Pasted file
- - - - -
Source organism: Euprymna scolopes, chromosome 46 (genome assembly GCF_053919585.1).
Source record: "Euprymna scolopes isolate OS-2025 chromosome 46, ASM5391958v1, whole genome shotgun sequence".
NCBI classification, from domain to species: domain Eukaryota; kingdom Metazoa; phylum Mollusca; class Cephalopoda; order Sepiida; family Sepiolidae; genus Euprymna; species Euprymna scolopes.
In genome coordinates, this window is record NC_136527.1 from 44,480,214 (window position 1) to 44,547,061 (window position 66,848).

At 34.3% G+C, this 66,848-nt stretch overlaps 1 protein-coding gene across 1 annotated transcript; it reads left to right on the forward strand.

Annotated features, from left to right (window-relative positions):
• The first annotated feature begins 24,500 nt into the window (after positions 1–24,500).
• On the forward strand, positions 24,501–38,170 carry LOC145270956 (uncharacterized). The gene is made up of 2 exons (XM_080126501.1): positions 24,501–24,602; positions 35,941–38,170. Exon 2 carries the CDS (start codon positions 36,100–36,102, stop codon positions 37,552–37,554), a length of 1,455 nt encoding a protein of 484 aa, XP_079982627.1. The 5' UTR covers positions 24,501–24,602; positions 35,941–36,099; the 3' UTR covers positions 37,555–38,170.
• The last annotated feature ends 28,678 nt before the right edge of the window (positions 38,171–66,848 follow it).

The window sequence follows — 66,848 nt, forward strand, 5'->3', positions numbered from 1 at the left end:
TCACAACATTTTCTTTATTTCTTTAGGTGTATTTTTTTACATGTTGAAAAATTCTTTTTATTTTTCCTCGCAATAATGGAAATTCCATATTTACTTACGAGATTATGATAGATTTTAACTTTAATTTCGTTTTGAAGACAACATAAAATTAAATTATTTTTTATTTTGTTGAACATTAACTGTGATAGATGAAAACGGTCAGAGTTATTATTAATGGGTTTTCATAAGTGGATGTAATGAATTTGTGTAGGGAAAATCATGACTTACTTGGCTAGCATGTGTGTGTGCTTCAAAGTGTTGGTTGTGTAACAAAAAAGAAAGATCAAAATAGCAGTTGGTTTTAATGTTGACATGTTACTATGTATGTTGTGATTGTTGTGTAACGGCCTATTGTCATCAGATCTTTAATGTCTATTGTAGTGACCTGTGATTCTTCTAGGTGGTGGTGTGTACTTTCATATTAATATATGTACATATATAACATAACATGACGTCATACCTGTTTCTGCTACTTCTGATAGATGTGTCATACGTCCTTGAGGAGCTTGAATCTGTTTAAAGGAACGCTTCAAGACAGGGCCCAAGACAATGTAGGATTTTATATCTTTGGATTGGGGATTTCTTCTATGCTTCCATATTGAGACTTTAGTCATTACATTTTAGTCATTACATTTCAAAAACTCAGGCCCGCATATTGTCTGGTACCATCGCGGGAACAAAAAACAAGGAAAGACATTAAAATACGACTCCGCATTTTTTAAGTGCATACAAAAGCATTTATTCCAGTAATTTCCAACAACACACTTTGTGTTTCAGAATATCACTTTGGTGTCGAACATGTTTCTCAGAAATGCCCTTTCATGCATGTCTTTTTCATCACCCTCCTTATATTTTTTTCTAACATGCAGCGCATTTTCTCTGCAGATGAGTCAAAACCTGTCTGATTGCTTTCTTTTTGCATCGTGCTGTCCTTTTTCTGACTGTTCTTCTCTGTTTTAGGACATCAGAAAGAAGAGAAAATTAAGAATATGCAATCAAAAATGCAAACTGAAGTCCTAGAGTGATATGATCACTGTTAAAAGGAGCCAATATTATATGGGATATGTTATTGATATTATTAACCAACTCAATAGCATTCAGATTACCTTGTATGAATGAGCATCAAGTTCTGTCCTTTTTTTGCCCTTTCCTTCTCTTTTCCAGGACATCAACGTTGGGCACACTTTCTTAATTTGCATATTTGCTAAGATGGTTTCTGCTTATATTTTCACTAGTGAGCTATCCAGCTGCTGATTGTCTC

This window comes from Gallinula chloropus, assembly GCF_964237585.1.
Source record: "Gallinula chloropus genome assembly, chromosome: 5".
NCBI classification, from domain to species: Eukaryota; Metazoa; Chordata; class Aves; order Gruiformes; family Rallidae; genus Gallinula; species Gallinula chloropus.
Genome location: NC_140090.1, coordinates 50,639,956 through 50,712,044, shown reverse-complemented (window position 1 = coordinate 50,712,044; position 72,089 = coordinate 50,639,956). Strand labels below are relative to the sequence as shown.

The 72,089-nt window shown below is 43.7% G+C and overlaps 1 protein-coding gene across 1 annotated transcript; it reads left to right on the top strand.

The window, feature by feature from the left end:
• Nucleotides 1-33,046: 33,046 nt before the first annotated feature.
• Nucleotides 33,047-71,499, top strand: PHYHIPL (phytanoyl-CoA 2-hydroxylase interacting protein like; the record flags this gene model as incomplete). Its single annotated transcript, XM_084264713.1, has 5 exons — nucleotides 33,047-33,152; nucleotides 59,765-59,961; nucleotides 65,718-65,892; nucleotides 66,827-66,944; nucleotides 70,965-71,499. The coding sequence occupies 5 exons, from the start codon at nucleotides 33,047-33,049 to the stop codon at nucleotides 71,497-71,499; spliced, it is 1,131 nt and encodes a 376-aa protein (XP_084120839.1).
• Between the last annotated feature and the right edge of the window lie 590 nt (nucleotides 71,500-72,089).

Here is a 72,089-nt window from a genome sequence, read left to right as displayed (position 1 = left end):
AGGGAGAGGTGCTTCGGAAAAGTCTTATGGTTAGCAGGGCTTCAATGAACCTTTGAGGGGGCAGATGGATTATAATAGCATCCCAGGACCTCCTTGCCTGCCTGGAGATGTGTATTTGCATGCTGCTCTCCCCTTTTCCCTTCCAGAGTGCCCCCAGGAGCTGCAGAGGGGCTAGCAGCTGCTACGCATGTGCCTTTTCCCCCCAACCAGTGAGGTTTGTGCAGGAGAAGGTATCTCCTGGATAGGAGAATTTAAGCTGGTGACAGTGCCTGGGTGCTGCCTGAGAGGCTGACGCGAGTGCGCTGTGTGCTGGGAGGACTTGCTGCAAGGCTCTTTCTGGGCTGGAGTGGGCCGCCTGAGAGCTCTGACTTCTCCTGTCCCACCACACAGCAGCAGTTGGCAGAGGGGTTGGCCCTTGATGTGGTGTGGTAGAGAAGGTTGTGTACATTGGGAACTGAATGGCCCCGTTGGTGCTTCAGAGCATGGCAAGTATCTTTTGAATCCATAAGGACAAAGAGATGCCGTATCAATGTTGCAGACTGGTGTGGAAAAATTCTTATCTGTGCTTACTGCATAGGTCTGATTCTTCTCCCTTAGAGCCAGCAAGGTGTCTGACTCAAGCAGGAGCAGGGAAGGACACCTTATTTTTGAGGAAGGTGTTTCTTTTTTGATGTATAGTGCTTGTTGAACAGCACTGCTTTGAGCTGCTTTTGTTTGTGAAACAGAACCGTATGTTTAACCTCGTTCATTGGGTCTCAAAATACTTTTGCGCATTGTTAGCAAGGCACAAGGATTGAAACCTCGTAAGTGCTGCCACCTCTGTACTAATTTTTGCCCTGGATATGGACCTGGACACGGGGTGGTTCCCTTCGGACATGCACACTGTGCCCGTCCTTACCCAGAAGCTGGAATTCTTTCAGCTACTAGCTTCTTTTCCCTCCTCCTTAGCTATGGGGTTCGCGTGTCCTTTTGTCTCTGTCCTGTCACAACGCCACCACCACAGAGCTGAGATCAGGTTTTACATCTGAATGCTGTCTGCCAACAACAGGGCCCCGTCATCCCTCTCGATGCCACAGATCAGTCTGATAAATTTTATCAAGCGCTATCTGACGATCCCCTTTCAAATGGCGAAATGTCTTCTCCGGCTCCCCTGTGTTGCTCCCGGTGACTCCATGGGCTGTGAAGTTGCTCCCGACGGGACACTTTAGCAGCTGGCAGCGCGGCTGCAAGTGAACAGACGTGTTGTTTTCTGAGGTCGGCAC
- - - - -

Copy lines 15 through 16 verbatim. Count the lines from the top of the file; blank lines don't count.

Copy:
Genome location: NC_140090.1, coordinates 50,639,956 through 50,712,044, shown reverse-complemented (window position 1 = coordinate 50,712,044; position 72,089 = coordinate 50,639,956). Strand labels below are relative to the sequence as shown.

The 72,089-nt window shown below is 43.7% G+C and overlaps 1 protein-coding gene across 1 annotated transcript; it reads left to right on the top strand.